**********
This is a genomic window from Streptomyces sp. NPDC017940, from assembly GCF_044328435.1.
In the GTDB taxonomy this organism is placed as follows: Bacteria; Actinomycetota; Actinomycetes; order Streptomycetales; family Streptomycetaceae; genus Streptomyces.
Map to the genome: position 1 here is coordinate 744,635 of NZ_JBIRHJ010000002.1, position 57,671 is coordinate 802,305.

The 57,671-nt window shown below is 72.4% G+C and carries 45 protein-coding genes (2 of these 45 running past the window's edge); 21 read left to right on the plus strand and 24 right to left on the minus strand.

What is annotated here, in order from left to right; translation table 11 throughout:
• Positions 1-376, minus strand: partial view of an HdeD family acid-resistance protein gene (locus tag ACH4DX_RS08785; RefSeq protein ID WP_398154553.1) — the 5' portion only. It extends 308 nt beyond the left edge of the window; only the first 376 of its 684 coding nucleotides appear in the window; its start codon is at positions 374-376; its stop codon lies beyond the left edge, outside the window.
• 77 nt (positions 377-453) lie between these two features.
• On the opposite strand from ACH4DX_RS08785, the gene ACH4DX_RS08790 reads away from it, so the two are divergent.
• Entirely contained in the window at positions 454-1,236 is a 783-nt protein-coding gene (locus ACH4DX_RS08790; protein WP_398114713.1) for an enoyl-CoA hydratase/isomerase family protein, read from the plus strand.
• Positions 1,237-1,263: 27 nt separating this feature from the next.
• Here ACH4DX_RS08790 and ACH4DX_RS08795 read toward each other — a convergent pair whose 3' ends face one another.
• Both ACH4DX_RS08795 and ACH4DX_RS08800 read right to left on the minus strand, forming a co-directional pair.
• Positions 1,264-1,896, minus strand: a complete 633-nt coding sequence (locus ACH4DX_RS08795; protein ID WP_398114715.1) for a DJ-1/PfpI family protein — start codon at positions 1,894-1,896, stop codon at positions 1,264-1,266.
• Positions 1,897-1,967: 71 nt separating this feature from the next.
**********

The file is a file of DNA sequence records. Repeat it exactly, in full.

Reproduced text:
This is a genomic window from Streptomyces sp. NPDC017940, from assembly GCF_044328435.1.
In the GTDB taxonomy this organism is placed as follows: Bacteria; Actinomycetota; Actinomycetes; order Streptomycetales; family Streptomycetaceae; genus Streptomyces.
Map to the genome: position 1 here is coordinate 744,635 of NZ_JBIRHJ010000002.1, position 57,671 is coordinate 802,305.

The 57,671-nt window shown below is 72.4% G+C and carries 45 protein-coding genes (2 of these 45 running past the window's edge); 21 read left to right on the plus strand and 24 right to left on the minus strand.

What is annotated here, in order from left to right; translation table 11 throughout:
• Positions 1-376, minus strand: partial view of an HdeD family acid-resistance protein gene (locus tag ACH4DX_RS08785; RefSeq protein ID WP_398154553.1) — the 5' portion only. It extends 308 nt beyond the left edge of the window; only the first 376 of its 684 coding nucleotides appear in the window; its start codon is at positions 374-376; its stop codon lies beyond the left edge, outside the window.
• 77 nt (positions 377-453) lie between these two features.
• On the opposite strand from ACH4DX_RS08785, the gene ACH4DX_RS08790 reads away from it, so the two are divergent.
• Entirely contained in the window at positions 454-1,236 is a 783-nt protein-coding gene (locus ACH4DX_RS08790; protein WP_398114713.1) for an enoyl-CoA hydratase/isomerase family protein, read from the plus strand.
• Positions 1,237-1,263: 27 nt separating this feature from the next.
• Here ACH4DX_RS08790 and ACH4DX_RS08795 read toward each other — a convergent pair whose 3' ends face one another.
• Both ACH4DX_RS08795 and ACH4DX_RS08800 read right to left on the minus strand, forming a co-directional pair.
• Positions 1,264-1,896, minus strand: a complete 633-nt coding sequence (locus ACH4DX_RS08795; protein ID WP_398114715.1) for a DJ-1/PfpI family protein — start codon at positions 1,894-1,896, stop codon at positions 1,264-1,266.
• Positions 1,897-1,967: 71 nt separating this feature from the next.